Irving Langmuir tried to change the world one storm at a time.
- By Sam Kean
- Air & Space magazine, July 2010
(Page 2 of 5)
Not long after, a second breakthrough took place. Dry ice has limitations: It has to be dispensed in small, careful doses, lest it “choke” clouds of vapor and prevent ice from forming. So another assistant, Bernard Vonnegut (older brother of writer Kurt), created ice with silver iodide. Silver iodide crystals have the same hexagonal structure as ice and can trick water molecules into latching on. Though purified silver iodide was more effective than crushed dry ice for generating precipitation, it was harder to make.
After these breakthroughs, Langmuir’s colleagues threw themselves into more experiments. Duncan Blanchard, a GE assistant scientist in the late 1940s, remembers each personality distinctly. Langmuir, ever dapper in his suits, was the driving force, he says. The mechanical genius was Schaefer, a high school dropout. Schaefer, among others, jokingly referred to Langmuir as “Boss” behind his back —“Where’s Boss? Boss in today?”—but always as “Doctor” to his face.
Inside the lab, things were less formal. Blanchard remembers Vonnegut’s dingy workspace “in complete disarray, with bits and pieces of wire, old test tubes, rubber tubing, and parts of generators covering most of the bench space and dripping off onto the floor.” But all three men had one trait in common. “Langmuir, Schaefer, Vonnegut were always enthusiastic even when the project did not seem to work out,” says Blanchard. “Science there was glorious entertainment.”
The enthusiasm seemed warranted after the first aerial cloud seeding, in November 1946. GE rented a Fairchild 24 airplane, and during the flight, Schaefer identified a four-mile-long altostratus cloud at 14,000 feet. While passing over it, Schaefer slowly dispensed three pounds of crushed dry ice through a funnel. According to eyewitnesses, the cloud “writhe[d] in torment,” and within minutes had transformed into snow. That the snow fell just 2,000 feet before evaporating didn’t prick the team’s enthusiasm. Langmuir, observing from the ground, watched the cloud quake and shouted, “This is history!”
A more ambitious experiment followed in December, near GE headquarters in Schenectady, New York. Schaefer seeded clouds with a bigger load of dry ice, but this time the clouds kept drifting, seemingly unperturbed. A day later, upper New York and Vermont were hit with the biggest snowstorm of the season. Scores of car accidents followed, and businesses shut down for a week. New Yorkers were peeved.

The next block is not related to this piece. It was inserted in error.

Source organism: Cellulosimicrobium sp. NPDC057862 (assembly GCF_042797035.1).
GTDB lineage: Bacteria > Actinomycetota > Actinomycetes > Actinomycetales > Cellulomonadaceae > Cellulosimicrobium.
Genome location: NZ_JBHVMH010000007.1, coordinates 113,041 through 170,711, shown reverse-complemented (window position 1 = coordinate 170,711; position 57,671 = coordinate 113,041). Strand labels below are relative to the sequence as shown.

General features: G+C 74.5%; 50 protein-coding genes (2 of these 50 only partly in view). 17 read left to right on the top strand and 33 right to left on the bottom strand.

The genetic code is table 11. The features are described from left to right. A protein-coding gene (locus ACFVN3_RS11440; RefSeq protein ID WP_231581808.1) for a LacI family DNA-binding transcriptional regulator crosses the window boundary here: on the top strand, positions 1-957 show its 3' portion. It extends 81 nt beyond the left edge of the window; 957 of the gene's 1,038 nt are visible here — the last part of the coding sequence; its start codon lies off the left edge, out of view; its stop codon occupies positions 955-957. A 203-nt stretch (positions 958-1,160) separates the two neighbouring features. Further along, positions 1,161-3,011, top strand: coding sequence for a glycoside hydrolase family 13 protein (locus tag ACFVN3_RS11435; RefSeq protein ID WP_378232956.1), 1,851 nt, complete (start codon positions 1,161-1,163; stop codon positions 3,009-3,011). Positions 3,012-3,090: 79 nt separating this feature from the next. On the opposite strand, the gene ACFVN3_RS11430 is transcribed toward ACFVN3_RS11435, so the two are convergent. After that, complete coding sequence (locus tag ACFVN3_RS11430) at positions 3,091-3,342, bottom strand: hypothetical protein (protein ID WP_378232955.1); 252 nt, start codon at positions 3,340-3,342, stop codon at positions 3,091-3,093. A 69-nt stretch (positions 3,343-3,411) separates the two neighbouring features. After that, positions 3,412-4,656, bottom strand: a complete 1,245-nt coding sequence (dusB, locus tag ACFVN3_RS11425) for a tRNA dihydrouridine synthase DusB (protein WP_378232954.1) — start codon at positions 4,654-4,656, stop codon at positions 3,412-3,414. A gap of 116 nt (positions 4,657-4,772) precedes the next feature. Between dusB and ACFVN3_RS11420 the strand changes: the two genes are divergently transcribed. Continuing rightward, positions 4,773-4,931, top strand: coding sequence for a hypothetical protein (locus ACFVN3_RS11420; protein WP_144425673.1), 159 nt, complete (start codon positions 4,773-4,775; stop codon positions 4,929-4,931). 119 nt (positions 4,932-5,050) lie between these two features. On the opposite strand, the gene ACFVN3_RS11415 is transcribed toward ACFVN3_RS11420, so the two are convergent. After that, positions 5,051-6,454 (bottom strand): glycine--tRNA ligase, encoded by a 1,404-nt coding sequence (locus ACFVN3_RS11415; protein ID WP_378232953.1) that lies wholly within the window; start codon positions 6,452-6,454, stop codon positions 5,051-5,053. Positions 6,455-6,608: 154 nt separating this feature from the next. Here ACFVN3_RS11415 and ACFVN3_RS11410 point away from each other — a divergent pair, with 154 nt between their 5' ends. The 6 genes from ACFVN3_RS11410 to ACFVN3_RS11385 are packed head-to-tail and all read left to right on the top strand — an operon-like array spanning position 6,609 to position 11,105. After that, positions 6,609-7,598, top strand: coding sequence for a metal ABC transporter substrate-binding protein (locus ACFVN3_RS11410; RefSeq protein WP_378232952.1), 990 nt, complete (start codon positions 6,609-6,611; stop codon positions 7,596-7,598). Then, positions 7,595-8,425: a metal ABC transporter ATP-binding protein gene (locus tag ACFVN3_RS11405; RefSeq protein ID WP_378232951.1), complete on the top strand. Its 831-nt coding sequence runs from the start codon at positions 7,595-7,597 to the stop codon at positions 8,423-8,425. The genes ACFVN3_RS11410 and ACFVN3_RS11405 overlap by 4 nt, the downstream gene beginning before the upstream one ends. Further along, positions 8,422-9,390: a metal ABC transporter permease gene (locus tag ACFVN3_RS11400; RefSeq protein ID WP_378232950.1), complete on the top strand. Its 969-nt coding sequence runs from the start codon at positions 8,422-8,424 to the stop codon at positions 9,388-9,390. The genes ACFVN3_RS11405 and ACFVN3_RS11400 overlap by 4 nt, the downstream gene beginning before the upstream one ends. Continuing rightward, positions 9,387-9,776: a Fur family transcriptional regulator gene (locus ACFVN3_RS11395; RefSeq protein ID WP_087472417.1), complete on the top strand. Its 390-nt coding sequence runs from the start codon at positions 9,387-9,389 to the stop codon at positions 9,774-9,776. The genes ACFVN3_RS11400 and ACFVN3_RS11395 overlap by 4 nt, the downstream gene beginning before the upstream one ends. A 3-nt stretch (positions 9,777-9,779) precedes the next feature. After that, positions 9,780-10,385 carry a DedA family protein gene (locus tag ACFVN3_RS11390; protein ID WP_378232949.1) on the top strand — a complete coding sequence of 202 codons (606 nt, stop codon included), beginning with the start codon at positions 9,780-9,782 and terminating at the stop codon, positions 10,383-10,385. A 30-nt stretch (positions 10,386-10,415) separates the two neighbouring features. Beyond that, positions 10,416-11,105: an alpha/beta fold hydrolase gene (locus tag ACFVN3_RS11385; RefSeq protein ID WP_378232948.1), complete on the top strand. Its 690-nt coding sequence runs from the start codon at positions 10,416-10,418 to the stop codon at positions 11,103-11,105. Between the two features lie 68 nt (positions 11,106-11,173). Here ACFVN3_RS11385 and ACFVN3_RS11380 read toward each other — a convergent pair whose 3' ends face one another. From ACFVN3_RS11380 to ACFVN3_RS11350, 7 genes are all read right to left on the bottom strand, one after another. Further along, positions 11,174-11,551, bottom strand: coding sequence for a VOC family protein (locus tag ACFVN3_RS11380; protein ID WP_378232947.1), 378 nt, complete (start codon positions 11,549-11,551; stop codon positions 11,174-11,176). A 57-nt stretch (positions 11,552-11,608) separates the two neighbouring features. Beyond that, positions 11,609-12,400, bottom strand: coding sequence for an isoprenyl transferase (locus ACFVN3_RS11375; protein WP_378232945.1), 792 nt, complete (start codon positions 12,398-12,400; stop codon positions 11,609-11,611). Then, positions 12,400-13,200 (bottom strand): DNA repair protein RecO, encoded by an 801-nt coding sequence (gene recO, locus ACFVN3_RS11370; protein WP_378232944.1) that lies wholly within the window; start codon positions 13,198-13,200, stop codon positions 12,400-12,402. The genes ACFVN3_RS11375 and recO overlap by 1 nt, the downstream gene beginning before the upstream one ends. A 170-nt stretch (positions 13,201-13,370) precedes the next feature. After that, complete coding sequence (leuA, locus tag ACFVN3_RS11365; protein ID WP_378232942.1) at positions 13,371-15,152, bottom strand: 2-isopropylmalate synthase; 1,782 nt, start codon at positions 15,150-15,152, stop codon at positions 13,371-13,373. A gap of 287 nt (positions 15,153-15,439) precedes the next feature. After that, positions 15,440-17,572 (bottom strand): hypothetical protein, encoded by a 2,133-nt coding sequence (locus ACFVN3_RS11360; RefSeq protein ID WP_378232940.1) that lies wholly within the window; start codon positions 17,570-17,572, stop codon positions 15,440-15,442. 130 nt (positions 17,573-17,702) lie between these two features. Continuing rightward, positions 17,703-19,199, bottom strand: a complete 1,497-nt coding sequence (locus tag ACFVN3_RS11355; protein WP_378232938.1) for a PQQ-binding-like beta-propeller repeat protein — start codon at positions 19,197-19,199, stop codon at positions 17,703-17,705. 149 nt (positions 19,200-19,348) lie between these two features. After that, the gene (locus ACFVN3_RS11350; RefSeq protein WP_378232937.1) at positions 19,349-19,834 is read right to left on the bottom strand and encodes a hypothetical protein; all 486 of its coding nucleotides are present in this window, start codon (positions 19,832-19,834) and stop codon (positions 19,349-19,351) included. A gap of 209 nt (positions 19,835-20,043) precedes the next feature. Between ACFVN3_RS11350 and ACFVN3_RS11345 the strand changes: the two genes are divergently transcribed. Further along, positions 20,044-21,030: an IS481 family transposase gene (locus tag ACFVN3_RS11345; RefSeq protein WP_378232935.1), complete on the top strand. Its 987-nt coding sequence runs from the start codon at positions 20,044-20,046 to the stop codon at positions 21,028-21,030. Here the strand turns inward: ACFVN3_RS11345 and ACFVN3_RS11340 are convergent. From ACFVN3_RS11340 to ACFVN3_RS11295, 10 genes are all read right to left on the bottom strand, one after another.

So far, the experiments seemed solid, but many meteorologists doubted the team’s conclusions. Francis Reichelderfer, head of the U.S. Weather Bureau, told Time, “I feel quite sure that in many cases [Langmuir’s] rain was due to natural causes.” The bureau argued that weather systems are immensely complicated, and just because a cloud seeded one day started snowing the next doesn’t mean that seeding caused it. Also, said Reichelderfer, Langmuir’s men didn’t seed clouds randomly, but picked “ripe” clouds that probably would have snowed (or rained) anyway.
Clearly, more experiments were needed, but after the snowstorm in Vermont and New York, GE lawyers had a conniption: GE faced staggering legal liability. They insisted Langmuir secure the cooperation of the U.S. military, which was shielded from legal threats.
As much as his scientific acumen, it was Langmuir’s stature and eloquence that saved Project Cirrus. “He could convince you that black was white—he had an acting voice,” says Blanchard. “He had the ability to charm.” Blanchard still remembers the day the Army Signal Corps dispatched a junior officer to GE to interrogate Langmuir about weather modification: “The [officer’s] instructions were ‘Milk him dry. Milk him dry.’ We heard about that in the lab and we just laughed,” says Blanchard. “A day or so later, Bernie [Vonnegut] and a friend saw this chap at lunch with Langmuir. Langmuir was carrying on an animated conversation while this person sat there with a glazed look on his face. Langmuir’s cow was far from being milked dry!”